By Denis Drechsler, Project Manager, Agricultural Market Information System (AMIS), Food and Agriculture Organization of the United Nations
When prices of staple food crops soared in international markets in 2007-10, it was a wakeup call for many world leaders to take action. In view of millions of families being pushed into hunger, the G20 decided to create the Agricultural Market Information System (AMIS) to combat excessive volatility by enhancing transparency and policy co-ordination in international food markets.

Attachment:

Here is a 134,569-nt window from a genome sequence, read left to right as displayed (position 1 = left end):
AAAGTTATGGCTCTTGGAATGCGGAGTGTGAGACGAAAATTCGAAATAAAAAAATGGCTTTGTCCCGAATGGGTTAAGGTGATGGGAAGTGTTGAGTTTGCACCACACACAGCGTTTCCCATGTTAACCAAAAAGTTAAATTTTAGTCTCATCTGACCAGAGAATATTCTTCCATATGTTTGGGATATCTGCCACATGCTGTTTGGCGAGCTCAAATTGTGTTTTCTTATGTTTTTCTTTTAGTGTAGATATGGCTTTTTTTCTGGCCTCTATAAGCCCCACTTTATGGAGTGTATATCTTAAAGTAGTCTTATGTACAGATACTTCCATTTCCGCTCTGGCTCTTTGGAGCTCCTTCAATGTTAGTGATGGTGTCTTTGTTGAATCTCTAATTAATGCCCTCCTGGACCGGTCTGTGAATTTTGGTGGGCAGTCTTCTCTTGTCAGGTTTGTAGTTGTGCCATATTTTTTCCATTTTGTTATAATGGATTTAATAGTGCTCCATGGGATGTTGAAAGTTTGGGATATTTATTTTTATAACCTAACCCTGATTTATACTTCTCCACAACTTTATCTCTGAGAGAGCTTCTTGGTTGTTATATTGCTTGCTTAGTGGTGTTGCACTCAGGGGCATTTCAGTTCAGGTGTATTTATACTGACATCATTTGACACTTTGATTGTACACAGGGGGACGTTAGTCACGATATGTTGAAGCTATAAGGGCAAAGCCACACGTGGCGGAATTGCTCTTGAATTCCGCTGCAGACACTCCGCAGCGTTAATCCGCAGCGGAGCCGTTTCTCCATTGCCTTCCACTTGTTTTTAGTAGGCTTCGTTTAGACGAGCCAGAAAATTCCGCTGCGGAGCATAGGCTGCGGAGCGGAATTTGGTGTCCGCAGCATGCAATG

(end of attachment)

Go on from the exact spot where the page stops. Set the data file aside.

Since its launch in 2011, AMIS has provided more reliable and timely assessments of global food supplies by working closely with the main trading countries of staple food crops. This has created a more level playing field for all market actors to make informed decisions. Even more important have been achievements in the area of policy dialogue. When maize prices spiked in 2012, for example, regular exchanges among the key producing countries helped avoid a repeat of hasty policy action, such as export bans that had exacerbated market turbulences in the past. Through AMIS, it seems, the world is better prepared to minimise the risk of future food price crises.